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Message  Admin le Sam 12 Mai - 0:39

Si vous ne comprenez que le premier degré, ne lisez pas ce qui suit...

" Don't read the manuscript. Most of your slush will bear marks of unprofessionalism that will indicate total unsuitability for our needs, many visible to the trained eye before you even open the envelope. You're armed with our Standard Rejection Form, saying that the enclosed manuscript "does not meet our current needs." Use it if any of the following conditions are true:

Is the envelope smaller than an 8 1/2" by 11" piece of paper? Reject it. Remember Budrys' Law: nothing good ever came folded in half, or, horrors, in thirds.

Is the envelope taped shut? Send it back. Have you ever in your life received an empty envelope in the mail? This one's paranoid and will be in your face with query letters in a week.

Does the author claim membership in SFWA or HWA on the outside of the envelope? Boing. This guy's a desperate egomaniac.

Are there any cute graphics--stamped, drawn, or included on any stickers--anywhere? Any decorative seals? Political associations? Environmental concerns? Bounce it; you don't want to deal with this person, since he's dumb enough to try to foist his political views or artistic tastes on an editor.

Next, open the envelope. Use a sharp letter opener. Never stick your finger into an unopened envelope; you don't know what sort of evil surprise lurks inside. If there's a stamped, self-addressed envelope (SASE) in there and any of the conditions in the list above are true, stuff Form Number One into the SASE along with the front page of the manuscript--nobody ever sends enough postage or a big enough envelope for the whole manuscript, so don't worry about it--and seal it shut. Do not lick a strange envelope for the same reason you don't blindly stick your finger in one: you don't know where it's been.

If there's no SASE, dump the entire package into the recycling bin. Do the same if there's metered postage on the SASE; the post office won't take it after the date that's on the tape.

If there's a postcard included, tear it up and reject the manuscript. The author is questioning your ability to reject his manuscript in anything less than record time; you'll show him!

If you still haven't rejected it by now, you're going to have to take the manuscript out of the envelope. But relax; most will include one of the following glaring errors, relieving you from the responsibility of actually having to read the manuscript:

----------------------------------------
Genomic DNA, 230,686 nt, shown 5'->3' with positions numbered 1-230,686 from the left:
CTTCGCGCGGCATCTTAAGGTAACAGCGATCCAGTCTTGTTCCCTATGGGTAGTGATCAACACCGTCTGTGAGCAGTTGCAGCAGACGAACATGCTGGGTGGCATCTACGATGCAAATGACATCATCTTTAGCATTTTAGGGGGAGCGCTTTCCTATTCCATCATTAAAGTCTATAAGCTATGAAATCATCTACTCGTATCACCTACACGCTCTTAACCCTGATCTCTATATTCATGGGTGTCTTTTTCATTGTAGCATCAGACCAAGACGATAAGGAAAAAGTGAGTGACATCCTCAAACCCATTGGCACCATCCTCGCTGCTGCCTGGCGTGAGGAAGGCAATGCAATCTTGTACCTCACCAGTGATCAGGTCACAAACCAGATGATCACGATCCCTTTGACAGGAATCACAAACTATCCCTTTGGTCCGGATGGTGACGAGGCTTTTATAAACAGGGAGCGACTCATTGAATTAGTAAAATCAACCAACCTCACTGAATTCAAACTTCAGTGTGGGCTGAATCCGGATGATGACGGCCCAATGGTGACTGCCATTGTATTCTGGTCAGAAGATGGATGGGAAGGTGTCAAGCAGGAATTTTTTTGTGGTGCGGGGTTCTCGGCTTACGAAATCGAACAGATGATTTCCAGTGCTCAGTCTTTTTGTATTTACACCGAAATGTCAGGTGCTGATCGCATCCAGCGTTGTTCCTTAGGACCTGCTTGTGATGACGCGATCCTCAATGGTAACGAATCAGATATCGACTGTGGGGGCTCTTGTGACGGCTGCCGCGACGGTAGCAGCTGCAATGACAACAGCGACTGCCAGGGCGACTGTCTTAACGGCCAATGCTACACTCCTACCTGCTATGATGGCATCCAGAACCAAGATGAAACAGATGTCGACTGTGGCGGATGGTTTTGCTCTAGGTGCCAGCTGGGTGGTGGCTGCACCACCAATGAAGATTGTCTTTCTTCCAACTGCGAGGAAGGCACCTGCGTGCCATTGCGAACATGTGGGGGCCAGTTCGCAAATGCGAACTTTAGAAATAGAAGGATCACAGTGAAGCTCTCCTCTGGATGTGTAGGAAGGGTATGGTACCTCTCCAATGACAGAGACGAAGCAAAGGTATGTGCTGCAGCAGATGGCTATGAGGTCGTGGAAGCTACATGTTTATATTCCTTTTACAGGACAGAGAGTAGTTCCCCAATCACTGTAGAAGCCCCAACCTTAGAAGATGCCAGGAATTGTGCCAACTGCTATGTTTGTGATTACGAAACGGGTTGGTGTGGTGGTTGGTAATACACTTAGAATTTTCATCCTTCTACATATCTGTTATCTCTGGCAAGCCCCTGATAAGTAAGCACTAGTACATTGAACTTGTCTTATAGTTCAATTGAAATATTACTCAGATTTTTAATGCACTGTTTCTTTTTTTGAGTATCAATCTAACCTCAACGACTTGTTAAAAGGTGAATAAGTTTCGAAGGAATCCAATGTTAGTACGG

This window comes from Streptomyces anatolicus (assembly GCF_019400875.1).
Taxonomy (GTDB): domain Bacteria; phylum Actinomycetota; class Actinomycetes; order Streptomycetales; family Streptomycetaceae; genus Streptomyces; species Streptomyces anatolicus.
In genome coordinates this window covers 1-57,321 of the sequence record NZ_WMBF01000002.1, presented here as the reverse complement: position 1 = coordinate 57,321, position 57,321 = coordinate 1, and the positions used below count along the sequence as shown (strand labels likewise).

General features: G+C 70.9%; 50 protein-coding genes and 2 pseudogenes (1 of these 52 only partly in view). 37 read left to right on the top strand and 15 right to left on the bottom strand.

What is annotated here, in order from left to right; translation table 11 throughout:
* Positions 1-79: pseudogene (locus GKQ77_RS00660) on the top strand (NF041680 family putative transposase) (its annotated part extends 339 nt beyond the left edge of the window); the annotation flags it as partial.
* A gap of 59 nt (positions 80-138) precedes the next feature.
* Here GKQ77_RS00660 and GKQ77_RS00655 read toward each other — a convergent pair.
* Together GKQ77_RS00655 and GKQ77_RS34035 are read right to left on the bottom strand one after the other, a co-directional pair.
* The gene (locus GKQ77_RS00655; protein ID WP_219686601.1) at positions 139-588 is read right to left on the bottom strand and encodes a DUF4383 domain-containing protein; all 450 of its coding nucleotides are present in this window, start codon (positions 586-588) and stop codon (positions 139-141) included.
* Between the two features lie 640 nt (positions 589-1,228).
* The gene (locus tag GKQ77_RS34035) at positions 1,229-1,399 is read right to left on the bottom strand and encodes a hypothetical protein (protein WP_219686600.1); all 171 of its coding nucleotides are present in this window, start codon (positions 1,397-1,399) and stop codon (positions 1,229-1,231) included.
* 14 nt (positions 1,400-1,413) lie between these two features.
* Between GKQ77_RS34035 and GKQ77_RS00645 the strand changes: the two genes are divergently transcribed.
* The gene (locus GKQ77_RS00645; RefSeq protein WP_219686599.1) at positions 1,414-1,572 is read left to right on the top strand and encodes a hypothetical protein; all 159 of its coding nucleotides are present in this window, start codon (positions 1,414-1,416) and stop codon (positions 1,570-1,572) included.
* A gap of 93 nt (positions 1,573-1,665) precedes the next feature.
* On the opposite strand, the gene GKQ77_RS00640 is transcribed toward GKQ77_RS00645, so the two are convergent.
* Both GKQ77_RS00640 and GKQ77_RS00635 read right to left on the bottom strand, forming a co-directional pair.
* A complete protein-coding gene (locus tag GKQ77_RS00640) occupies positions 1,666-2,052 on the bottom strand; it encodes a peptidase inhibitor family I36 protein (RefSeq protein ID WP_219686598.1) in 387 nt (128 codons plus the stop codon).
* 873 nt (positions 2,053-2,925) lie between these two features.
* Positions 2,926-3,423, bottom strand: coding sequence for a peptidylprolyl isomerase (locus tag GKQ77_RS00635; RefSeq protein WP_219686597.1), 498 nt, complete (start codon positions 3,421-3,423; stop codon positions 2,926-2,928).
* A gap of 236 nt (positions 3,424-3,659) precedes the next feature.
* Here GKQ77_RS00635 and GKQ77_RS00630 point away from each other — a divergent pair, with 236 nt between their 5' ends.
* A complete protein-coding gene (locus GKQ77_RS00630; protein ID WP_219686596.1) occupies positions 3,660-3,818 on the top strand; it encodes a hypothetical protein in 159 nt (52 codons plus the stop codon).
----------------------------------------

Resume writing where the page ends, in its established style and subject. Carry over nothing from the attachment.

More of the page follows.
Is there a paper clip holding the manuscript together? If not, reject it. This goes double for staples, twist-ties, wire-o binding, and any other method. If there is a paper clip, remove it and proceed to the next step. Under no circumstances should you ever return a paper clip with a submission, even if there's enough postage and a big enough envelope.

Is the ink less than darkest black? Or does this appear to be a photocopy, no matter how good? Bounce it; the author's either too cheap to buy a new ribbon or toner cartridge or--worse--is submitting this manuscript to several markets at once.

Is the author using a pseudonym? Reject the manuscript. How could it possibly be any good if he doesn't want his name on it?

Is there any copyright information whatsoever on the manuscript? This guy's a paranoid rookie who thinks you're going to steal his work; send it back and save yourself the heartache.

Does any font except ten-character-per-inch Courier--the kind that looks like a typewriter produced it--appear anywhere in the manuscript? Reject it; he's trying to ruin your eyes. Same goes for anything less than pathologically correct formatting: keep a ruler handy to measure those margins!

Does an exact word count appear at the top of the page? Hoo-boy. This one thinks each and every one of his stinking little words must be present and accounted for when you cut your check. Boingeroo.

Was the author dumb enough to admit he's an "associate" or "affiliate" member of SFWA or HWA? Bounce it. Also bounce any that just say "member, SFWA/HWA" and not "Active Member."

If you haven't bounced the manuscript by the time you've reached this point, fear not. You still haven't looked at the cover letter. Cover letters are where a surprisingly large number of the authors who do manage to produce a professionally-formatted manuscript and mail it to you without slipping up reveal their true colors. Here's where you're going to nail anyone who encloses a cover letter that says anything more or less than "Dear Editor: Here's [name of story], about [approximate count] words. Kindly consider it for publication within Pusillanimous Prevarications. I enclose a stamped, self-addressed envelope for your response; please recycle the manuscript when you are finished with it."

Vous en redemandez encore ? Smile
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Nombre de messages : 716
Date d'inscription : 08/02/2006

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